Fig. (5). (a) Deformation in Z-axis in mm; (b) Total deformation in mm; (c) von Mises Stress in MPa; (d) Maximum principle stress in MPa.


The femur is a rigid and key organ which provides strength and stability for humans to perform various tasks. In this study, the CT scan data of a tall and a short patient were developed as a complete solid bone. The loads were varied from 1000N to 8000N up to 10 times the body weight and static analysis was carried out to determine the deformation and von Mises stress. It was observed that stresses in both the models were more at medullary region compared to the head and condyle part. It was shown that the load carrying capacity of femur increases with increase in the femur length. The tall femur model could withstand more than 10 times the body weight but the short femur having 431 mm length failed when the load was only 9 times the original body weight. So, it is clear that taller patients have reduced risk of femoral fracture. As the body weight increases, the load carrying capacity of femur reduces.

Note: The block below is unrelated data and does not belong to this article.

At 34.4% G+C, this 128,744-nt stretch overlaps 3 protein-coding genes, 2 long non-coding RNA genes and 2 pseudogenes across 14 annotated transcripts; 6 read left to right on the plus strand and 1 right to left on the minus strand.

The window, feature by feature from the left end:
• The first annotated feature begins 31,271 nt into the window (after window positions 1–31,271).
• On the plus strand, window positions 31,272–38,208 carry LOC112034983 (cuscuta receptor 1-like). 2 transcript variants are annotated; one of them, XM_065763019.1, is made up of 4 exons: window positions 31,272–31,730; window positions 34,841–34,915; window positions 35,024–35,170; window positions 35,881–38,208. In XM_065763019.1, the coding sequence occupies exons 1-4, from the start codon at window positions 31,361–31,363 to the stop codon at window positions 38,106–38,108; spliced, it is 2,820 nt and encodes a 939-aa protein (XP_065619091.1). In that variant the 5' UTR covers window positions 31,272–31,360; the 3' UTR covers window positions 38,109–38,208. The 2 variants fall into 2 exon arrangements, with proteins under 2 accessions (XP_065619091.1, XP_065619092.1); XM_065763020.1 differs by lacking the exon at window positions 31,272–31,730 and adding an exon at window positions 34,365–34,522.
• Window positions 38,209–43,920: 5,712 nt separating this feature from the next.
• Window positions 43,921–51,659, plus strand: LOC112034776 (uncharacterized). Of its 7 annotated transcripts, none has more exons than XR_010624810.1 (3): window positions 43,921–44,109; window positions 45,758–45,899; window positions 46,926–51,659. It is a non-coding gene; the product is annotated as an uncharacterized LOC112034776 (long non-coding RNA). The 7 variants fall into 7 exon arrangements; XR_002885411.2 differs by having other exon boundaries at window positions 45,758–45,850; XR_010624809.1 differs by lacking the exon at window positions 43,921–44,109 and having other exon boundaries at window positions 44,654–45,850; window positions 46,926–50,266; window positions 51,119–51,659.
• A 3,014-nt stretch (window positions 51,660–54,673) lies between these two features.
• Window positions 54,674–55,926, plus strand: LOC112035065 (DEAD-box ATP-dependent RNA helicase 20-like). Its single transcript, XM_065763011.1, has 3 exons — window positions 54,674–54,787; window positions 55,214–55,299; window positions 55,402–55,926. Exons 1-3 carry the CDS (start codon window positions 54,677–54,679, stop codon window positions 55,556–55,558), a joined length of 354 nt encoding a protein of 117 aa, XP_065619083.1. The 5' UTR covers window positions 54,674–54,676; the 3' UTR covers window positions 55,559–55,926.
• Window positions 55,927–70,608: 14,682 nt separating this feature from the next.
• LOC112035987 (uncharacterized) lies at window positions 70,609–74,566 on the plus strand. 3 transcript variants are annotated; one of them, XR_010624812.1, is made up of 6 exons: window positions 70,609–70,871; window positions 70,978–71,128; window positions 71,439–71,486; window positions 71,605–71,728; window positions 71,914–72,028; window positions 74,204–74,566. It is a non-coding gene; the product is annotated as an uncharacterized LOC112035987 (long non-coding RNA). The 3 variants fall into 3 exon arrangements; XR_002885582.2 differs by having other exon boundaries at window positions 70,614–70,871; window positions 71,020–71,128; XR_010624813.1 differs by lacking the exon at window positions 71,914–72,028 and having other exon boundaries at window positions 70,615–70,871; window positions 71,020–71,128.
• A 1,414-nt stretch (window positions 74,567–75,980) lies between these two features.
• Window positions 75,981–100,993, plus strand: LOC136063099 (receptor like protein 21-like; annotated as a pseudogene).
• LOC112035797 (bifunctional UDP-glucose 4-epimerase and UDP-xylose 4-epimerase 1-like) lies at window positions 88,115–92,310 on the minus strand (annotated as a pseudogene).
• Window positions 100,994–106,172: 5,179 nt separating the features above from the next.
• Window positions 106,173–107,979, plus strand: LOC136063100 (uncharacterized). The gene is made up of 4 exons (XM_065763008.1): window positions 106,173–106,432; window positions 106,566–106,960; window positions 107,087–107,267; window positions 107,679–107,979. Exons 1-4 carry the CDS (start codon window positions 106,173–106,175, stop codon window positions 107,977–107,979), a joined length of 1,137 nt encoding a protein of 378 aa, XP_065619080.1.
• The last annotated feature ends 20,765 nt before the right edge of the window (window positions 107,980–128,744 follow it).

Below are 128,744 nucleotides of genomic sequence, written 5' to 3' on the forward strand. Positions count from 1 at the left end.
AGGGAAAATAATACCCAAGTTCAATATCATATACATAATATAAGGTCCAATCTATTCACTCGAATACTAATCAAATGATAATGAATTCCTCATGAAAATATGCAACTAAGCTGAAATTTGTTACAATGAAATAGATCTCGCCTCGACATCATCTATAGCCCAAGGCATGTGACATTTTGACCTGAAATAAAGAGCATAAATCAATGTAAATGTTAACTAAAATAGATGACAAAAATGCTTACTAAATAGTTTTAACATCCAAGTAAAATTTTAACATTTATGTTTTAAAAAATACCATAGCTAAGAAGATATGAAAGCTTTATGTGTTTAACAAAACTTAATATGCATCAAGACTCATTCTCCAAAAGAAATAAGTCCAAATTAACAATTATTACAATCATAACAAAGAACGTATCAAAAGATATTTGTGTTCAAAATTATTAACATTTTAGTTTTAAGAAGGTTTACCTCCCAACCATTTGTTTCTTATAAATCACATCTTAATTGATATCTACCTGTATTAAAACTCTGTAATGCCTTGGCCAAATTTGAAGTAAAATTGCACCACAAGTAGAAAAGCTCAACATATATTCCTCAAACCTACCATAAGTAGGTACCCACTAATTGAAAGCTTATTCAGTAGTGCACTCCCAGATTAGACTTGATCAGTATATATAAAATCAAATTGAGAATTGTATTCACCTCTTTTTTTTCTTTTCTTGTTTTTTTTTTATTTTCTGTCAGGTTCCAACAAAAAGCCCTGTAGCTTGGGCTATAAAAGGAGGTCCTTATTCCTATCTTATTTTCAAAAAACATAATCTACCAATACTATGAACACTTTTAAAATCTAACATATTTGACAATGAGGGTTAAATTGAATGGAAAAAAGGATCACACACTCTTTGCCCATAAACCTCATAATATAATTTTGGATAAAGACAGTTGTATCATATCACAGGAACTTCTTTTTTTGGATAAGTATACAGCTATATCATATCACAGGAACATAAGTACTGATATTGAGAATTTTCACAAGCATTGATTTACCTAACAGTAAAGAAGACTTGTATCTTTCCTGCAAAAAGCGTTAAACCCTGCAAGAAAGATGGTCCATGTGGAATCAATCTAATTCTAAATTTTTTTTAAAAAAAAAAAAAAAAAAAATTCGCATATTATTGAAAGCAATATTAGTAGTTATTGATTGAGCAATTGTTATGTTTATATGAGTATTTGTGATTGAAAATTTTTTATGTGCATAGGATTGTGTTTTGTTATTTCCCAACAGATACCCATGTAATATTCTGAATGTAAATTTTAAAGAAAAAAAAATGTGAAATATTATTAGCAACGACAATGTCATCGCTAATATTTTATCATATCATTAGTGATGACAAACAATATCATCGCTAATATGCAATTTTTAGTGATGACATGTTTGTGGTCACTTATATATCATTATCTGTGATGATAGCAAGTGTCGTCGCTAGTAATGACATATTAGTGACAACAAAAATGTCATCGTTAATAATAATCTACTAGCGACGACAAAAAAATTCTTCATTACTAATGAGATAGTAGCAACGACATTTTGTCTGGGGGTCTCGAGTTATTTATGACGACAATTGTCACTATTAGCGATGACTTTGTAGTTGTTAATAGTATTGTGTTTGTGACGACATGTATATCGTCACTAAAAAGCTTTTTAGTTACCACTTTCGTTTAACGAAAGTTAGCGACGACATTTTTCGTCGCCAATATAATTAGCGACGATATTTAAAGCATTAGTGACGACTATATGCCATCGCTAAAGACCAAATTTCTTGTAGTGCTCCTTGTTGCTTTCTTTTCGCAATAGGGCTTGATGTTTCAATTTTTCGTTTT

The Ethical clearance is obtained by institutional ethical committee Kasturba Medical College and Hospitals.


No Animals were used in this research. All human research procedures followed were in accordance with the ethical standards of the committee responsible for human experimentation (institutional and national), and with the Helsinki Declaration of 1975, as revised in 2013.


Informed consent was obtained from all the participants.


The authors declare no conflict of interest, financial or otherwise.


The authors thank Radiology department, Kasturba Medical College, Manipal for providing CT scan data of the patients to carry out this work.